In 1976 I rode freight trains from Secaucus, New Jersey to Portland, Oregon. Secaucus is northwest of Hoboken, which lies on the west bank of the Hudson River, facing lower Manhattan. The trip took eight days on ten trains.
It was the start of a period of time when I would be away from my girlfriend, with whom I had been living in Germany. Originally I had planned to end our relationship, the logical outcome of commitment phobia, but she convinced me to compromise by taking a vacation in the States to think it over. I'm glad she suggested that: a few days into the trip I realized how much I wanted to be with her. Later that year we got married and in 2005 we're still together. That old phrase "absence makes the heart grow fonder" could be restated for me as "absence made me see the light."
So in mid-June I flew from Germany to New York City on a dirt-cheap charter flight. For the next four days I stayed at the YMCA in Hoboken, New Jersey. Hoboken is directly across the Hudson River from lower Manhattan. This was my base of operations for exploring the New Jersey side of the river and making two forays into Manhattan. Some of that exploring related to figuring out where to hop a freight train going west. I could have stayed at a YMCA in Manhattan, but it was cheaper to do so in Hoboken, and getting across the Hudson River was easy as pie on the Port Authority Trans-Hudson (PATH) trains.
During my explorations I saw a Railbox boxcar for the first time in my life. This was a treat because since the creation of the Railbox concept ("first load on any road") I had been in Germany and could only view pictures of them in Trains magazine. As a counterpoint to that wonderful experience, I was saddened when I was visually assaulted by the ugliest apartment building in the world: Troy Towers in Weehawken - a horrible monstrosity. I also visited the site of the duel between Aaron Burr and Alexander Hamilton. The view of Manhattan from there was superb.
But the most important exploration was my venturing out to Secaucus to examine Erie Lackawanna's Croxton Yard in preparation for hopping a freight. The yard employees were friendly and assured me that getting a ride west was not a problem. (Looking back from the year 2005, that cordial atmosphere seems like a fantasy.) Officially, the yard was a Conrail facility because of the huge railroad merger earlier that year, but everything still said "Erie Lackawanna."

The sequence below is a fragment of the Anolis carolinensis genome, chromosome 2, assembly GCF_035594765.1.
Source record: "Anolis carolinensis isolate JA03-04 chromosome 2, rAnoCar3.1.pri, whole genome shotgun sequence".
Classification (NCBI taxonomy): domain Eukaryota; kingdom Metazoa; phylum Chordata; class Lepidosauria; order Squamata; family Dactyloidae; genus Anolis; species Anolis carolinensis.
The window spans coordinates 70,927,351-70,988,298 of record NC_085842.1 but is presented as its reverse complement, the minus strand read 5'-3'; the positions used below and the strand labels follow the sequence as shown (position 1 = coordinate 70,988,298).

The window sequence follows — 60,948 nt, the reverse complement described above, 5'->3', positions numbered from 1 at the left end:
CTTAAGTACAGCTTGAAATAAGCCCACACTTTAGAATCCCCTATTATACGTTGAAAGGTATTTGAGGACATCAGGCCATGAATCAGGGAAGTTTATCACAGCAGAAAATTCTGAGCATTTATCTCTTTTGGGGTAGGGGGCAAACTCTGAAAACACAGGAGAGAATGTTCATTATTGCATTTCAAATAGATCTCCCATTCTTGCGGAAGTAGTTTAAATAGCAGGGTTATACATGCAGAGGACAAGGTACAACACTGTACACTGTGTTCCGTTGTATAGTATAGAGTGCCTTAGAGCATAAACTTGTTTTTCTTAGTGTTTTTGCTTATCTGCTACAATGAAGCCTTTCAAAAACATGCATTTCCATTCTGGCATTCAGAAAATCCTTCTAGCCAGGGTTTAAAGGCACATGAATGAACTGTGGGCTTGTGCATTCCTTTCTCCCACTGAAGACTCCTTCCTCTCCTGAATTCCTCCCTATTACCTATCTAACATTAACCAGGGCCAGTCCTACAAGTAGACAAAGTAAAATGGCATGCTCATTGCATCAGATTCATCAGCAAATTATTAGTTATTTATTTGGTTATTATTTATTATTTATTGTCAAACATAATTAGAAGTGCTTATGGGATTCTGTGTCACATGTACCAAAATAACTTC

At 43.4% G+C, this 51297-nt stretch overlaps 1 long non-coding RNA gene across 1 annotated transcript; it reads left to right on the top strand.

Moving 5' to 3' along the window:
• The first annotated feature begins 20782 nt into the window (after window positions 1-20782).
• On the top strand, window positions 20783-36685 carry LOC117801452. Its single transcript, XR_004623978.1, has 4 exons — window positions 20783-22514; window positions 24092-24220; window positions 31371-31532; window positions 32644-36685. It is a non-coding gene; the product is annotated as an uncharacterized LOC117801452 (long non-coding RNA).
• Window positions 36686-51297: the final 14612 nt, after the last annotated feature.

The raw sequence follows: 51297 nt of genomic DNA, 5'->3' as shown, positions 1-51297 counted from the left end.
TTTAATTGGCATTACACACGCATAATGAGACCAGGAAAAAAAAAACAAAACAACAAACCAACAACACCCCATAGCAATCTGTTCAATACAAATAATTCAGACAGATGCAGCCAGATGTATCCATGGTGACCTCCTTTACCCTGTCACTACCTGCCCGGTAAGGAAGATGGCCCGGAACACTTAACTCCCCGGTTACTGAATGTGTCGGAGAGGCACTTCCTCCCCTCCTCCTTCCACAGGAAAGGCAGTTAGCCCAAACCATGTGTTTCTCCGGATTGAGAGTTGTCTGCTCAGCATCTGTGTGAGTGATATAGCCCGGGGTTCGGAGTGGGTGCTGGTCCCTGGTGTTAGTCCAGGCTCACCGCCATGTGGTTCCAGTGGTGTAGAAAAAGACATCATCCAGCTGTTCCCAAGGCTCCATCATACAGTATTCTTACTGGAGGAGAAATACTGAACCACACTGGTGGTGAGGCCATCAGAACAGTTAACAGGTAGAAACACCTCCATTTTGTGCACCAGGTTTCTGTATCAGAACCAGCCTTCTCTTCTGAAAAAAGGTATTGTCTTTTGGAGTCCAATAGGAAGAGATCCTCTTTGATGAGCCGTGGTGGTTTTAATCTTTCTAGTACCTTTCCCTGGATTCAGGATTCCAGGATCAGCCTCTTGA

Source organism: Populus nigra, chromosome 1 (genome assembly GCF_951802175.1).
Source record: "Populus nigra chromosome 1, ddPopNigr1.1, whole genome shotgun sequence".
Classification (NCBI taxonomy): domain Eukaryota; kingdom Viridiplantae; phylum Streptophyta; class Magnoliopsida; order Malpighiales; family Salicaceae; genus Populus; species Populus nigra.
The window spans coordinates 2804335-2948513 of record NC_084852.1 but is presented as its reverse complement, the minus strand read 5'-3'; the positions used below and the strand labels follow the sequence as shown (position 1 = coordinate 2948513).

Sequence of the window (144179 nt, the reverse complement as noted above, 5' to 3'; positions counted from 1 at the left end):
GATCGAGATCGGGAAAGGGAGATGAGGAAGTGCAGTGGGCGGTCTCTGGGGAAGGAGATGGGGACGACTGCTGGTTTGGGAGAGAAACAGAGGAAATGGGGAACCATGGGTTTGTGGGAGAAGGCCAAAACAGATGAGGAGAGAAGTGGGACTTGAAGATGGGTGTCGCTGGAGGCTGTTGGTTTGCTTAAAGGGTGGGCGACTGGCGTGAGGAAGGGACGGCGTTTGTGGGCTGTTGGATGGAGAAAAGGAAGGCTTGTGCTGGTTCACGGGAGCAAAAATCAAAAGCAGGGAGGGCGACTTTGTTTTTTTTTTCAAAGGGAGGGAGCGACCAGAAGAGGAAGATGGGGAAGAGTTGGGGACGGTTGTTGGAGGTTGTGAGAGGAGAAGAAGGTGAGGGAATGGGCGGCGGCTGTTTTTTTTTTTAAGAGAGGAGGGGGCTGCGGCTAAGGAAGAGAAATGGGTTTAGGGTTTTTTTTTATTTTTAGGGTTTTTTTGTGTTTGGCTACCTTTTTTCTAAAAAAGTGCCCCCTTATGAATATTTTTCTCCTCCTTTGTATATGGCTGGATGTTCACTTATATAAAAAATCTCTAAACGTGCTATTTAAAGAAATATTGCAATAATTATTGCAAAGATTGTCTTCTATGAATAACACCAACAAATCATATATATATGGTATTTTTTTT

During one of the trips to Manhattan, I studied topographic maps at the beautiful central library. Back in Hoboken, I purchased food for the first leg of my cross-country excursion. With this done, I was ready to head west.
On Friday morning I checked out of the Hoboken YMCA, ate breakfast, and traveled to Journal Square on a subway. Journal Square was a transportation interchange point in neighboring Jersey City, and a stopping place for local subways and regional commuter lines. It had retail shops, restaurants, etc. to serve commuters. It bustled with people. At a bookstore I bought two books to read during the trip: "Supership" (about huge oil tankers) and "The Bermuda Triangle."
From Journal Square it was a walk of two and a half miles to the west end of Croxton Yard. A quarter of that distance was on city streets. North of Journal Square, where the highway spanned a ravine containing commuter tracks, I descended stairs to the tracks. Then I followed a dirt road near the tracks to the west end of the yard, just west of Interstate 95. My gear weighed me down; it consisted of a big frame pack, a day pack with a few frequently-used items that I carried in one hand, and a gallon water bag carried in the other hand.
When I got to the west end of the yard and asked about trains going west, switchmen identified a westbound that was waiting to depart. Talk about good timing! With little trouble I found an empty boxcar. My water bag wasn't full, so I tempted fate by filling it. There was a small building next to the nearby engine sanding facility; I guessed correctly that it would have a water faucet. There I topped off the water bag. While doing this I kept an eye on my train, always ready to run back to it should it start to move. The train didn't budge. I returned to my boxcar without incident. It was about 1300 and hot.